A view backstage at Beverley Minster

Work, work, work

Neil Pickford is pooped

It was a tiring old week last week – we had our annual REaction event where several hundred pre-teens are given a day of dancing, loud music, quizzes, a bit of learning and a special virgers’ tour as part of their religious education.

This year it ran from Monday to Wednesday which meant I swapped my normal two midweek days off to shout loudly at groups of excited children and wave my arms around in the roof all day for the duration.

John, bless his cotton socks (and aching legs) opted to lead many of the parties up and down the stairs so I thought I’d got the easier part of the day: John thought he’d got the better deal so we were both happy, but my poor ‘ickle throat was vewy, vewy tired at the end of each day and demanded a soothing glass of red wine – for medicinal purposes you understand.

In between these we walked around, gauging the mood of children and visitors and comparing notes. My goodness, you don’t half get some cobblers thrown at you: one year I was indignantly told that a visitor, who had just walked through the main entrance, had been planning this trip for years and it was utterly ruined for her.

I pointed out that the event was due to finish very soon and normal peace and calm would prevail once more – but apparently her trip of a lifetime was only scheduled to last for a total of ten minutes so she couldn’t stay for that.

Another year I was loudly informed that children should be seen and not heard and it was blasphemous to have them running around and having fun. I asked how long it was since they’d last been in a church to worship rather than as a tourist and they told me, with some pride, that they weren’t Christians – which rather undermined their right to lecture us on how to behave in our own building, I thought.

Of course, not everyone was so negative. In fact the vast majority (while wincing at the noise levels) thought it was marvellous to see so many youngsters having a good time in the Minster: “It certainly won’t do them any harm” was a common reaction, “And a few of them might come again.” And we agree.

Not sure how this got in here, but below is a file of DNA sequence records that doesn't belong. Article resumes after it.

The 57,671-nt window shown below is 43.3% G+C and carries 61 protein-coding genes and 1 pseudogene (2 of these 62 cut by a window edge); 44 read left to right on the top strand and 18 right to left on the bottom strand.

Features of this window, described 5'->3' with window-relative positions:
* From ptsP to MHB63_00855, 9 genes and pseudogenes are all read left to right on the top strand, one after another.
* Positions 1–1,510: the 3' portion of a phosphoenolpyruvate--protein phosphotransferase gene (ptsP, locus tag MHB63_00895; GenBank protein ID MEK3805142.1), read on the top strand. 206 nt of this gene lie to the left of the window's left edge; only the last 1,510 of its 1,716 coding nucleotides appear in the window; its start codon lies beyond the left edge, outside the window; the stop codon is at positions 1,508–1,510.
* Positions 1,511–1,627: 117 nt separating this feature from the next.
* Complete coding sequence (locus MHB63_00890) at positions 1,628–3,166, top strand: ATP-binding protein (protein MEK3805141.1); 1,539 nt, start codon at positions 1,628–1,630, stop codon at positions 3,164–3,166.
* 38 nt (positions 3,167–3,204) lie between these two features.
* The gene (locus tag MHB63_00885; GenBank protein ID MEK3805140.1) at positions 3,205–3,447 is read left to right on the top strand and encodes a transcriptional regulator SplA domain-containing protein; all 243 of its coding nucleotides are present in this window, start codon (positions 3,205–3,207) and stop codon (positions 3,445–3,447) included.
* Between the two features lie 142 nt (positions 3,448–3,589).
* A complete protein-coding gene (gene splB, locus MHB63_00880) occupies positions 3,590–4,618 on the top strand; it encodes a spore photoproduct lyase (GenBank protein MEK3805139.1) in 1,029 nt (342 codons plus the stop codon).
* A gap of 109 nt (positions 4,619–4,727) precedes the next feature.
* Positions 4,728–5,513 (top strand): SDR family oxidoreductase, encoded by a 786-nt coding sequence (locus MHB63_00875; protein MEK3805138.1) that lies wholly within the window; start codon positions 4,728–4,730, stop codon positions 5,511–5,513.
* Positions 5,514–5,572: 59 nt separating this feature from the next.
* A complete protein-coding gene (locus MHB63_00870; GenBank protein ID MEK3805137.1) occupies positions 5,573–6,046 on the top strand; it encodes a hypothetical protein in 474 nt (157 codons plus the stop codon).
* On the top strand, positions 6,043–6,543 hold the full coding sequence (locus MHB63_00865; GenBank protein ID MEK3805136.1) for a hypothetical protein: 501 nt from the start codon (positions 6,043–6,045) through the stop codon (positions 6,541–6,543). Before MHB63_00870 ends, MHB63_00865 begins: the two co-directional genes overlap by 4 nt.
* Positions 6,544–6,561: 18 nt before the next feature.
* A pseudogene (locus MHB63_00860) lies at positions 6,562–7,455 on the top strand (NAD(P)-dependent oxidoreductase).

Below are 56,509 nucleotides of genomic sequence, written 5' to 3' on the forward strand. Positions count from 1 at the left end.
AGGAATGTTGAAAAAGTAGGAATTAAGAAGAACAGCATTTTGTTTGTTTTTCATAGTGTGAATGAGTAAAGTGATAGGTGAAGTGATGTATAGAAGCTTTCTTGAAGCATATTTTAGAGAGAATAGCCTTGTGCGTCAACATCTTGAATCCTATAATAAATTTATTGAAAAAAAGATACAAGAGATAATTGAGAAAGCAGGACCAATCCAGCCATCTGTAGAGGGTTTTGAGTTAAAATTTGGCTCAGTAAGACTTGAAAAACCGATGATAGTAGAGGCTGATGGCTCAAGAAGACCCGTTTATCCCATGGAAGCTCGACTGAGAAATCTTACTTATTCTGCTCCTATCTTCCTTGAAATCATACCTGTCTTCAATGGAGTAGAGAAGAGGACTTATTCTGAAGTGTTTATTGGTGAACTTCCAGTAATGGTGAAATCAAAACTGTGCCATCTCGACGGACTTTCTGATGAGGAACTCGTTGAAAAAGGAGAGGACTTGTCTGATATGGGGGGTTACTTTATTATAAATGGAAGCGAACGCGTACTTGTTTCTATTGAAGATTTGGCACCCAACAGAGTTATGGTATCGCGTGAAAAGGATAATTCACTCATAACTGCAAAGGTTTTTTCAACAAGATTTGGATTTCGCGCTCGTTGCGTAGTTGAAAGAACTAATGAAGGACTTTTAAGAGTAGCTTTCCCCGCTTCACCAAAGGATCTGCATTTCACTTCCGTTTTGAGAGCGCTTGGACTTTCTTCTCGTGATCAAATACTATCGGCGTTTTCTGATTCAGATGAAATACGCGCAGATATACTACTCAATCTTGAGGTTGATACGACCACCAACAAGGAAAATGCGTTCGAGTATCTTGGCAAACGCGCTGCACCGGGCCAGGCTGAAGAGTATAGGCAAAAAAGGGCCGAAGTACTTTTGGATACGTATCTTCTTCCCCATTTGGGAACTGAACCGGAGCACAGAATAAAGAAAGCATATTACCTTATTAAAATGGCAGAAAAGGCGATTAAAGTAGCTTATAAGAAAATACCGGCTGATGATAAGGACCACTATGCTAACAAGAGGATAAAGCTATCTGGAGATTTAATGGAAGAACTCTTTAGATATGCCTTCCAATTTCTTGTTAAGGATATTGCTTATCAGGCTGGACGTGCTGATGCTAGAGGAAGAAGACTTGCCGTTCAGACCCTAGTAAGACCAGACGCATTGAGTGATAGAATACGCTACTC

Anyway, we virgers and everyone else involved with the event – the 11th we’ve hosted – agreed it had probably been the best-run yet and was all very satisfying. We then stripped everything down, packed all the staging away and I was walking out of the door when the ‘phone rang. Stupidly I answered it.

Apparently a concert scheduled for the next lunchtime was not, as we thought, 50 ladies singing from the floor but 150 ladies who required raised staging and seating for all. This was rather unexpected and a huge amount of extra work – and all the more irritating because we had packed the staging away.

As I was flying solo next day John and I decided to tear into the task right then and there. We worked like maniacs and, from first ‘bless’ uttered through clenched teeth to final set-up was a mere two virger-hours (equivalent to six normal man-hours).  I thanked John and he thanked me because he figured those would be the only ones we’d get for our efforts.

And that’s how it turned out because, next morning, I got another phone call telling me ‘sorry, but I’ve got the concerts mixed up. It IS only 50 ladies after all and they didn’t want staging. Sorry’.

Oh, how we laughed.

Over a 20 minute period, I personally set the world record for speedy dismantling of a large stage while not swearing. And then, for some strange reason, I felt rather tired.

I’m told it was a nice concert.


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